It is fundamentally possible to obtain a fissured structure at the end sides of a honeycomb body through the use of very different measures. One possibility is the use of sheet metal layers with different widths in a honeycomb body which, however, can lead to difficulties in production terms and with regard to reproducibility. It is more advantageous if sheet metal layers with identical widths can be used. In order to nevertheless generate a fissured end side, at least a part of the sheet metal layers must be provided with end-side cutouts, with the size and the shape of the cutouts being variable within wide limits. In order to achieve the set object, it is fundamentally necessary only for the inlet-side end side of a honeycomb body to be fissured, but it is often undesirable for a honeycomb body to have a certain orientation when it is installed. For this reason, it can be advantageous to construct a honeycomb body to be symmetrical so that it can be used in any desired installation direction.
In accordance with another feature of the invention, the honeycomb bodies are constructed from alternating layers of substantially smooth and corrugated metal sheets, and only the smooth metal sheets, or only the corrugated metal sheets, or both, have cutouts.
In accordance with a further feature of the invention, in the case of honeycomb bodies which are constructed as particle filters, in particular for the removal of soot particles, a part of the sheet metal layers is often composed of porous material, in particular of compressed metal fibers. Within the context of the present invention, metal sheets can therefore also be composed of porous material, in particular of fibrous material. The invention can be used for practically all known metallic honeycomb bodies which are constructed from one or more metal sheets, regardless of which additional openings, structures or other peculiarities such honeycomb bodies have.
For reasons of higher mechanical strength, however, metallic honeycomb bodies which are constructed from sheet metal layers are often brazed at their end sides, that is to say the metallic sheet metal layers are brazed to one another at the end side at their contact points. In the case of a heavily fissured structure of the end sides, there is, of course, the problem in this case that conventional methods for brazing the sheet metal layers to one another cannot be directly applied. For this reason, in accordance with an added feature of the invention, it is advantageous to provide the metal sheets with cutouts, not all over their end sides, but rather to provide sections at their end-side edges without cutouts. The sections are long enough and frequent enough to ensure that a plurality of contact points still remain statistically distributed between the frontmost and rearmost edges of the sheet metal layers. In order to produce durable honeycomb bodies, it is not strictly necessary to braze each individual contact point between the sheet metal layers at the end side. With a suitable structure of the end-side edges of the sheet metal layers it is, for example, possible for 5%, preferably more than 10%, of the contact points which are theoretically possible between the metal sheets as a result of the structured sheet metal layers to have brazing material applied and be brazed by using conventional methods, since the contact points do not differ from those in honeycomb bodies with smooth end sides.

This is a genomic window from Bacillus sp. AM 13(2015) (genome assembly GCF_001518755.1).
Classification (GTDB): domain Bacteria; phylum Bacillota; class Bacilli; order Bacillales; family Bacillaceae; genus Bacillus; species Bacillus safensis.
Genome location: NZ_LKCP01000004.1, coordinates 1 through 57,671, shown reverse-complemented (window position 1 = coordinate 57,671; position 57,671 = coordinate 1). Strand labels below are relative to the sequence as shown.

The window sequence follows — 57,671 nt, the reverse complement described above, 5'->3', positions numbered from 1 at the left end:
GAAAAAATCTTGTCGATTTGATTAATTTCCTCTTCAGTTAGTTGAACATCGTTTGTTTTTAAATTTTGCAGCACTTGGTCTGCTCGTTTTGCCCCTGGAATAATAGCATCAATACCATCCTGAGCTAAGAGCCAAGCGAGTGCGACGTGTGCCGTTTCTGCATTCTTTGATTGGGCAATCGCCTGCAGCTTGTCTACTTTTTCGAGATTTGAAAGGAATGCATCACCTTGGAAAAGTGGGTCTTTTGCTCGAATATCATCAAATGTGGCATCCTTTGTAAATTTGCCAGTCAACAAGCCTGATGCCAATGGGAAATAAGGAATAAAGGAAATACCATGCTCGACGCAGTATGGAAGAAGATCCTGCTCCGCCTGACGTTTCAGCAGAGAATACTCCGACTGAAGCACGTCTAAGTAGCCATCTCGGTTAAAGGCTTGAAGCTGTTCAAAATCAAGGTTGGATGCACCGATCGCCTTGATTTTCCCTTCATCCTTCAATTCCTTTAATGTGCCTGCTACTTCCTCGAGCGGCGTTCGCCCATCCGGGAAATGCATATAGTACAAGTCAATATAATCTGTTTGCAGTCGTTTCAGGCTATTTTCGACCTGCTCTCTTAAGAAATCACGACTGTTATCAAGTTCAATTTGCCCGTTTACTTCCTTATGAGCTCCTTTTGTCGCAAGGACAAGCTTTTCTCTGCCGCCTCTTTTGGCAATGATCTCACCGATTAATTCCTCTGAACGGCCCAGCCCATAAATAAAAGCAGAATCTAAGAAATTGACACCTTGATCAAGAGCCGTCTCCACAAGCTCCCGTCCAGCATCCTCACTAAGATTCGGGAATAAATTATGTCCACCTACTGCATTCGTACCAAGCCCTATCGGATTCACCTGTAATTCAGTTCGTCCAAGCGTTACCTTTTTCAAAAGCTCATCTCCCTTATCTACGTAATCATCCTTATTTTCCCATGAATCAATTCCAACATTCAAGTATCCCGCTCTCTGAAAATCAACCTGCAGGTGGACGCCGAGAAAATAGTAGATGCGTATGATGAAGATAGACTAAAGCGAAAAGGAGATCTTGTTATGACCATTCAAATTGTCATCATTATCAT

In accordance with an additional feature of the invention, the connection is preferably applied to honeycomb bodies which are formed from one or more stacks of metal sheets. The metal sheets of each stack have a predefined length and a predefined width, where the length is greater than the width, and the metal sheets of each stack in each case have several cutouts over the length. The cutouts are therefore situated at the longitudinal sides of the metal sheets, while the width sides are preferably, but not necessarily, formed without cutouts. Since, during the production of a honeycomb body, the width sides must typically be connected to the casing tube of the honeycomb body, cutouts are not necessarily advantageous there.
In accordance with yet another feature of the invention, the cutouts have rounded boundary lines, thereby largely avoiding notching effects, that is to say the tearing of the sheet metal edges in the region of the cutouts.